Spring washer installation
Spring washers are used in mechanical assemblies where fasteners might be loosened by vibration. These washers provide a constant pressure on the bolt and nut, keeping them tensioned and tight. Spring washers also provide the ability for assemblies to handle shock loads.
Spring Washer Considerations
The differing uses for spring washers will determine which of the several types is the best to use. The first consideration is physical size, followed by workload. The size is the first concern because you'll need to know the outside diameter, hole size and thickness you need. After those factors are known, you can specify a spring washer that is rated for the load that will be placed on it by your equipment and the bolt and nut. Spring washers made of different materials such as stainless steel, nickel alloy steel and copper alloys also are available.
- The differing uses for spring washers will determine which of the several types is the best to use.
- After those factors are known, you can specify a spring washer that is rated for the load that will be placed on it by your equipment and the bolt and nut.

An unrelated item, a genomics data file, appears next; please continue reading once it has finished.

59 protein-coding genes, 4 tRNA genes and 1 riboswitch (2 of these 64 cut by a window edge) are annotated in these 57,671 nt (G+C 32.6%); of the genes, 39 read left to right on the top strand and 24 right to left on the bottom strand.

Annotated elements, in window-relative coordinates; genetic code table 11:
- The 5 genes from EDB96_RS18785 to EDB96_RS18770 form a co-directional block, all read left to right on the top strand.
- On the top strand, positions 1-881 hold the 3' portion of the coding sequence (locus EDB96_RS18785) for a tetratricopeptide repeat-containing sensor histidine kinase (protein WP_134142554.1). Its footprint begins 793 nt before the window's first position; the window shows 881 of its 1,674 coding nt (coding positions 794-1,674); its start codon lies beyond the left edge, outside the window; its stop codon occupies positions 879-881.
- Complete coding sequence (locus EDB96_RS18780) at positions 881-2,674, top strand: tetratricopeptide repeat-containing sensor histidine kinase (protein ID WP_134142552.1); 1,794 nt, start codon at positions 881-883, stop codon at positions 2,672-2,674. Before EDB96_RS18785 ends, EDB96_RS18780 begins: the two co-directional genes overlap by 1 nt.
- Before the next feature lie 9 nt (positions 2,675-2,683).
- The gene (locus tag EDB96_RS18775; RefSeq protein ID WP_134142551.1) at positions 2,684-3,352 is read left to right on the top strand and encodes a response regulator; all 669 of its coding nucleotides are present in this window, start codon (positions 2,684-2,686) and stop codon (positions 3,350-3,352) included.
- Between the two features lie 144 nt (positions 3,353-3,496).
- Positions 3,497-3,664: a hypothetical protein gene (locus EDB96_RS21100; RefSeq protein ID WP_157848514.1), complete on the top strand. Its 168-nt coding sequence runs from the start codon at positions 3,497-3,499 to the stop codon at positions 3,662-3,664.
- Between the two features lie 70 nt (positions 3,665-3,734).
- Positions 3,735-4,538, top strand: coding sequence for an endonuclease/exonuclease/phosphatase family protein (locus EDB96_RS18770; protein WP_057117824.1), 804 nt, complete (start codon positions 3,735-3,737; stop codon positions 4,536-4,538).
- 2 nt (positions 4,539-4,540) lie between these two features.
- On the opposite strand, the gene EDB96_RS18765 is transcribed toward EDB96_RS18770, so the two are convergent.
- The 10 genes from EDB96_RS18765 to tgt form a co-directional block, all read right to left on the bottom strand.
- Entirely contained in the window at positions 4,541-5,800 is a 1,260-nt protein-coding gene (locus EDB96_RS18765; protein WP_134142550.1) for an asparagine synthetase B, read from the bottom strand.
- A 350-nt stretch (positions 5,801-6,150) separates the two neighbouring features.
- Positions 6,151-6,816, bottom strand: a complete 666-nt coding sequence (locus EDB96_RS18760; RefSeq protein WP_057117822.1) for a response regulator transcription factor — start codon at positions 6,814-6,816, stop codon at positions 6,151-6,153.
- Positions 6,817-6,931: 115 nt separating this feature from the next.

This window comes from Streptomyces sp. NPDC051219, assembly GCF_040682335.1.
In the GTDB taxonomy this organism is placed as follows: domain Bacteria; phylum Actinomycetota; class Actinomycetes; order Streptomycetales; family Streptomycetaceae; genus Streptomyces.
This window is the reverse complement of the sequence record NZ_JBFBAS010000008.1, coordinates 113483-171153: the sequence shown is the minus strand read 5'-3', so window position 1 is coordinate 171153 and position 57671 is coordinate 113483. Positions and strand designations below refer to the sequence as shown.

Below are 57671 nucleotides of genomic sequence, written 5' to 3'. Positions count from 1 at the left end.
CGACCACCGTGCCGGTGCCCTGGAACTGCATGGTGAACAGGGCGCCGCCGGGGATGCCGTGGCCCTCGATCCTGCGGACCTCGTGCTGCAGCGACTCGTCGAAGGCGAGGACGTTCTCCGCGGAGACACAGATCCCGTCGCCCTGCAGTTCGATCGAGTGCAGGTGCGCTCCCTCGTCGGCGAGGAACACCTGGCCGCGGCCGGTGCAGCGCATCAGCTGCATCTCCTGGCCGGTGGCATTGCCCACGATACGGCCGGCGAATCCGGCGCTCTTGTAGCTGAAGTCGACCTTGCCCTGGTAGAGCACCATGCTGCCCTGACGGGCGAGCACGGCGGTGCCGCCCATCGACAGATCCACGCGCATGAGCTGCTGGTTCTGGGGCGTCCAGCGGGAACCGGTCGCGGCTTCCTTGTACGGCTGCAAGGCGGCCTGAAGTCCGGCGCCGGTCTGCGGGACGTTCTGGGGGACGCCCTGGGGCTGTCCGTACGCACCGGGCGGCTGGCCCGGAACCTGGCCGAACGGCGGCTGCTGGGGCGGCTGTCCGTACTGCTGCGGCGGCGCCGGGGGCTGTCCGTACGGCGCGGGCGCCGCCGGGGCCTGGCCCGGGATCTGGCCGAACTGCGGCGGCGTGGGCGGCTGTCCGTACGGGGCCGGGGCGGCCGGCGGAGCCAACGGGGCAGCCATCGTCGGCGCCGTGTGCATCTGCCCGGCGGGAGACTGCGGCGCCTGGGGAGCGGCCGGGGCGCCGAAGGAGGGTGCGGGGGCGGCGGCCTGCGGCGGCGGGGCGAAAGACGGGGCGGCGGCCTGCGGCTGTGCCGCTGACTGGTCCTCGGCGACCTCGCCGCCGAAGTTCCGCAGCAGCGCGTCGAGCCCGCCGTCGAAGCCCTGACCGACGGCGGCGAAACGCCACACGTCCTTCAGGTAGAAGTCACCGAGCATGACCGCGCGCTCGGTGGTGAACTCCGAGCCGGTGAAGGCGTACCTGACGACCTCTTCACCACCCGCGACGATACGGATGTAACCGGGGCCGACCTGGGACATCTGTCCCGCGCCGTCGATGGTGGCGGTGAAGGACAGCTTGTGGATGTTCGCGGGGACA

Types of Spring Washers
Several different types of spring washers exist. They are the Belleville washer, which is a round spring compacted to a dish shape before hardening and tempering; the wave washer, which is a wavy, flat disc; the conical washer, which is designed as a high load-bearing washer; the curved washer, which is used to provide take-up of end play, also known as axial play, in assemblies; constant-force washers, which are adjustable spacers; or finger washers, which have fingers around the outside diameter which by design remove some load from the inner diameter of the washer and place it on the outside fingers.
Spring Washer Installation
Spring washers are installed in an assembly the same way a regular flat washer is used; the washer is added under the nut during component assembly, and the nut is tightened to a specified torque. This pre-loads the spring washer to its correct load rating.
K.K. Lowell is a freelance writer who has been writing professionally since June 2008, with articles appearing on various websites. A mechanic and truck driver for more than 40 years, Lowell is able to write knowledgeably on many automotive and mechanical subjects. He is currently pursuing a degree in English.